I was no stranger to Otessa Moshfegh’s strange and sometimes uncomfortable stories before I read Eileen, but this novel takes the cake. Eileen is a thriller that is written from the perspective of 24-year-old Eileen Dunlop. She’s an odd character, perhaps because of her upbringing and her strained relationship with her parents. After her mother passes away from cancer and her sister moves away, she’s the only one left in their shabby, unkempt house to care for her alcoholic and emotionally abusive father. The most mundane aspect of Eileen’s life is her job at a boy’s juvenile detention center, which she hates but she doesn’t have much better to do in the tiny suburb in Massachusetts she lives in. Eileen’s days are monotonous; she goes to work and then goes back home. Her only detour is to the liquor store to pick up her father’s drinks. Most of the novel dwells on Eileen’s dissatisfactions and her bad habits; the entire time you’ll be thinking about just how strange she is while also managing to be relatable. Eileen is a train-wreck and as the reader, you’re a witness to her tragic life. The story begins to pick up when a young, recent graduate named Rebecca Saint John begins to work at the facility as a counselor. Eileen becomes infatuated with Rebecca. She is everything Eileen isn’t. Rebecca is pretty, well-educated, and likable, while Eileen is average-looking and awkward. They form a friendship that quickly turns sinister when Rebecca kidnaps the mother of one of the boys in the detention center and involves Eileen as her partner in crime. This would’ve been an exciting plot twist to Eileen’s story, had it come sooner and more organically. However, the action is short-lived as it takes place in the last dozen pages of the novel. The bond between Rebecca and Eileen forms so rapidly that it becomes difficult to believe that such a scenario would happen between the two of them.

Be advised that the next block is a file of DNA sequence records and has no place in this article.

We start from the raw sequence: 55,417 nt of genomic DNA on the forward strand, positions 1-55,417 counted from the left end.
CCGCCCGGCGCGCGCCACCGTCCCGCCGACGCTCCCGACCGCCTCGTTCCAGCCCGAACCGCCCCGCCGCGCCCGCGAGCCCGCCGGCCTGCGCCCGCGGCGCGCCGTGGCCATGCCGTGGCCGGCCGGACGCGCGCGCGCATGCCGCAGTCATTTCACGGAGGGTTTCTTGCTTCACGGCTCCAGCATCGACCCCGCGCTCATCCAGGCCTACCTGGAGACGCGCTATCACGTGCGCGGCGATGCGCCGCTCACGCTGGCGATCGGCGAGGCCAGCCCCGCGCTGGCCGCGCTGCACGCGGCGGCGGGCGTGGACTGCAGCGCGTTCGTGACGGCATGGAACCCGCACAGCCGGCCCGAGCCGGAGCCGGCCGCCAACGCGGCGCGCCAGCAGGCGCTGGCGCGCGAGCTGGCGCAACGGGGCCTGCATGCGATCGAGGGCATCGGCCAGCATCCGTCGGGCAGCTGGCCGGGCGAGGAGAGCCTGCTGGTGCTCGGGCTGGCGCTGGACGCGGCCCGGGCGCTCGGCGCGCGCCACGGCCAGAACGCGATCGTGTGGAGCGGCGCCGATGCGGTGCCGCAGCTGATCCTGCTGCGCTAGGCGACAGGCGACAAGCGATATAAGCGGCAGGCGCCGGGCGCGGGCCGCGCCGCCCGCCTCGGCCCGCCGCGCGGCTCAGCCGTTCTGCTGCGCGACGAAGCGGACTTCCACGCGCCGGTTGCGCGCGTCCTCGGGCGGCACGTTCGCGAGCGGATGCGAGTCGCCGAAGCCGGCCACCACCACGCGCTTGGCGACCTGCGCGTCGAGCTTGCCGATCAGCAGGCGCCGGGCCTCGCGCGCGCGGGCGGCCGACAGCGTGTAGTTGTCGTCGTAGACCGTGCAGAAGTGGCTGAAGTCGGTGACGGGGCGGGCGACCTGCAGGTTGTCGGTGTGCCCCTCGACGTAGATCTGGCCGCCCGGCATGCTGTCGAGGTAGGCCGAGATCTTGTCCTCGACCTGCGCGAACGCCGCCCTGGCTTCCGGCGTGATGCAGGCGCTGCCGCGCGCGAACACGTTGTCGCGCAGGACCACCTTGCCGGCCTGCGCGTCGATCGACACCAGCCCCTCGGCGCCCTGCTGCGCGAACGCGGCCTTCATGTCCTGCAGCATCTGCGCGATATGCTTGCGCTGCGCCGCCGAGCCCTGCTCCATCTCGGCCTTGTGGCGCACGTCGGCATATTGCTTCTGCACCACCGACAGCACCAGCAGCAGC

The thrilling components in Moshfegh’s novel had great potential but were under-developed. Character development is crucial, and Moshfegh is brilliant at it. We get to know Eileen’s intimate quirks and desires well. However, too much of the novel was spent doing so. After much anticipation, the climax of the story arrives in the final pages. Even though the novel is slow-paced, I wasn’t able to put it down because I anticipated the promised dilemma, only to be left waiting for it, page after page. Eileen is Moshfegh’s debut novel; it showcases her strengths and weaknesses. It’s an honest introduction to who she is as an author. Despite its shortcomings, this novel is a page-turner and I’m sure it’ll turn first-time readers into fans of Ottessa Moshfegh’s work.